PIQUA — A statue of former Ohio Congressman William M. McCulloch, given to the city by Crown Equipment CEO James F. Dicke II, was placed on McCulloch Square in downtown Piqua, Thursday morning, Jan. 10.
A crane from Piqua Steel hoisted the statue onto its pedestal on a cold and windy morning, fulfilling the promise of Dicke, a long-time admirer of McCulloch.
Dicke spent two summers working for McCulloch in his Washington, D.C., office in the 1960s. The New Bremen resident spearheaded a campaign several years ago to replace a statue at the National Statutory Hall at the United States Capitol Building with one of McCulloch.
McCulloch, widely recognized as a key figure in the passage of the Civil Rights Act, came in third in the voting for the new statue in Washington.
“We are very excited about having the statue of William McCulloch in McCulloch Plaza,” Piqua City Manager Gary Huff said. “As everyone knows here in Piqua, he is the father of the Civil Rights Act and considered to be a hero from that fashion. We are happy to honor him, and we are very privileged that he was from our community and that we can recognize him and his tremendous efforts.”
Wes Edwards, an attorney at Crown Equipment Co., said that Dicke approached him with the idea of donating a statue to the city of Piqua because they had a bronze casting of McCulloch ready. Edwards contacted Piqua attorney Mike Gutmann and Piqua City Planner Chris Schmiesing to start the process.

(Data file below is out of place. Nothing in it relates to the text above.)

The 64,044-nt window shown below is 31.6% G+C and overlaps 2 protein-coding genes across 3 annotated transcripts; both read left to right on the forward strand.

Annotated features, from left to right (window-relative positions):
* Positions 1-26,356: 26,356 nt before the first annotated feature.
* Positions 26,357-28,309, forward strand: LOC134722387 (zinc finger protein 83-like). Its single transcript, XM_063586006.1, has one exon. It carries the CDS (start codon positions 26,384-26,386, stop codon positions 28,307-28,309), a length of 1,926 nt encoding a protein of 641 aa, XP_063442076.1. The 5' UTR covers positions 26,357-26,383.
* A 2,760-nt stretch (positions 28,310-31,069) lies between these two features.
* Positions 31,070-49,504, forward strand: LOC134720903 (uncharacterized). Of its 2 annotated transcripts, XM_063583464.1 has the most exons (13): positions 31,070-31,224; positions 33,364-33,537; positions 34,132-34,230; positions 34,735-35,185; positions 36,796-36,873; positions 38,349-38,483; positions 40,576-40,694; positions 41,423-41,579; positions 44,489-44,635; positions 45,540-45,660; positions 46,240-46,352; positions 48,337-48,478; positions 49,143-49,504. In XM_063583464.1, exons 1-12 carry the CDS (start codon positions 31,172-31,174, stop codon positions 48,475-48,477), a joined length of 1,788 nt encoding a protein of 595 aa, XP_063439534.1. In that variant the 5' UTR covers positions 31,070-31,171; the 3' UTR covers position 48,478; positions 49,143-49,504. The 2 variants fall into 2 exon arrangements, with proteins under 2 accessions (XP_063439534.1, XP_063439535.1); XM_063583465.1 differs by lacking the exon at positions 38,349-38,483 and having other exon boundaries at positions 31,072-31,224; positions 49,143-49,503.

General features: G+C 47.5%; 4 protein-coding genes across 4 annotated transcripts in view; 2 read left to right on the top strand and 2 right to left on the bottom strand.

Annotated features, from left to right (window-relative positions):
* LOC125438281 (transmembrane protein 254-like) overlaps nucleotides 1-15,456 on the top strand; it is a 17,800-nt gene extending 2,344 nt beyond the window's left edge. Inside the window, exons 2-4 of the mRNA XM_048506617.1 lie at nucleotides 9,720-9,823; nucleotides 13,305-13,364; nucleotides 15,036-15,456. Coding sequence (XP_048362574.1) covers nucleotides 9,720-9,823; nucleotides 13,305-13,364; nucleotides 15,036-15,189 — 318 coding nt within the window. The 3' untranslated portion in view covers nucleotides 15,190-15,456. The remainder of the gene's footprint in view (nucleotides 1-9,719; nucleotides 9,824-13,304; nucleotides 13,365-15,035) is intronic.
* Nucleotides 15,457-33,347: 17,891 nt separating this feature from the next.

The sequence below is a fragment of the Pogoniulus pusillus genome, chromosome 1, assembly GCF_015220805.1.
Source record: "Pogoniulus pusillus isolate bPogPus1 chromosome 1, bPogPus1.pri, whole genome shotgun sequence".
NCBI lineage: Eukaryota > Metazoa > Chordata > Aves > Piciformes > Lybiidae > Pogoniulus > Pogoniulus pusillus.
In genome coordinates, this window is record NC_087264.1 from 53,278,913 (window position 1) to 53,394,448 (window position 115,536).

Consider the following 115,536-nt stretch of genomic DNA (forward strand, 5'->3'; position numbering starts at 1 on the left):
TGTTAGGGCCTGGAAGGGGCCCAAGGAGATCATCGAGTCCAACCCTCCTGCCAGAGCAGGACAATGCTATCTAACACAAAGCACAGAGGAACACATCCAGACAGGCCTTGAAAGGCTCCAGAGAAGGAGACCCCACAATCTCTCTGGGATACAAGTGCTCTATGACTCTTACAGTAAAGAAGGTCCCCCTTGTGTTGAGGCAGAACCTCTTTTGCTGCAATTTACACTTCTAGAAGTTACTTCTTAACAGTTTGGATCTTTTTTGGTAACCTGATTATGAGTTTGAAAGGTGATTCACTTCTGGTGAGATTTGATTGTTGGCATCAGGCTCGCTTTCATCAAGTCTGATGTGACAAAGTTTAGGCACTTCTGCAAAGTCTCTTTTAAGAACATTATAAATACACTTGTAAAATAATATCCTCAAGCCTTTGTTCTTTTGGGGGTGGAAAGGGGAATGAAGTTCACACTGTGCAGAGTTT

“There was a lot of enthusiasm, and we were really grateful for that,” said Edwards.
Dan Freytag, an architect with Freytag and Associates Inc., of Sidney, along with Piqua city officials, decided to place the statue on McCulloch Square, across from the Piqua Public Library. It was decided that McCulloch should face east, looking toward Washington, D.C.
The statue of the statesman is fitting, said City Commissioner Bill Vogt at an earlier commission meeting. “Bill McCulloch was a hero to everybody. What a tribute to the man!”
William M. McCulloch, a Republican, was elected to Congress in November 1947. He was re-elected to 12 consecutive terms.
Huff said that a date for the formal dedication of the statue has not yet been set.